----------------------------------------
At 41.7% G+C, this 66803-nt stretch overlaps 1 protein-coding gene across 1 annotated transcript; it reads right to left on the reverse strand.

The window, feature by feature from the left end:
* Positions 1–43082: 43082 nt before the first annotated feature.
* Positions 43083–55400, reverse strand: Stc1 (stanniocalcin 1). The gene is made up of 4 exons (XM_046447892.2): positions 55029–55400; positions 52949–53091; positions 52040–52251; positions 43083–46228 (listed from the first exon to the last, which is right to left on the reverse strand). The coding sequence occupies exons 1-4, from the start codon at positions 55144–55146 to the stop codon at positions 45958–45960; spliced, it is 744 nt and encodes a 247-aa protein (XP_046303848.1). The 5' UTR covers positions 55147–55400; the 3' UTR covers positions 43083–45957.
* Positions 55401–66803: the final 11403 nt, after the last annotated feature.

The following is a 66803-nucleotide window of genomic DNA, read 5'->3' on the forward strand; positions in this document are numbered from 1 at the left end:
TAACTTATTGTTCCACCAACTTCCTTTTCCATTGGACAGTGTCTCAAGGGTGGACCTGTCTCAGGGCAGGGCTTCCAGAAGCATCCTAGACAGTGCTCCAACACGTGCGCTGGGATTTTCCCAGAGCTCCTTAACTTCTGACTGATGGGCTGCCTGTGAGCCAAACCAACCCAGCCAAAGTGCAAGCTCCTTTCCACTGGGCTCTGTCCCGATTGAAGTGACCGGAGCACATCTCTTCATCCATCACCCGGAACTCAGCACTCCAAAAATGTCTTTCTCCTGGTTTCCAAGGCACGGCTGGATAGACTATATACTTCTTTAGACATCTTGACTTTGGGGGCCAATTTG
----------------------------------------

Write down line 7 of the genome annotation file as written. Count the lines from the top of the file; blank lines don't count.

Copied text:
TAACTTATTGTTCCACCAACTTCCTTTTCCATTGGACAGTGTCTCAAGGGTGGACCTGTCTCAGGGCAGGGCTTCCAGAAGCATCCTAGACAGTGCTCCAACACGTGCGCTGGGATTTTCCCAGAGCTCCTTAACTTCTGACTGATGGGCTGCCTGTGAGCCAAACCAACCCAGCCAAAGTGCAAGCTCCTTTCCACTGGGCTCTGTCCCGATTGAAGTGACCGGAGCACATCTCTTCATCCATCACCCGGAACTCAGCACTCCAAAAATGTCTTTCTCCTGGTTTCCAAGGCACGGCTGGATAGACTATATACTTCTTTAGACATCTTGACTTTGGGGGCCAATTTG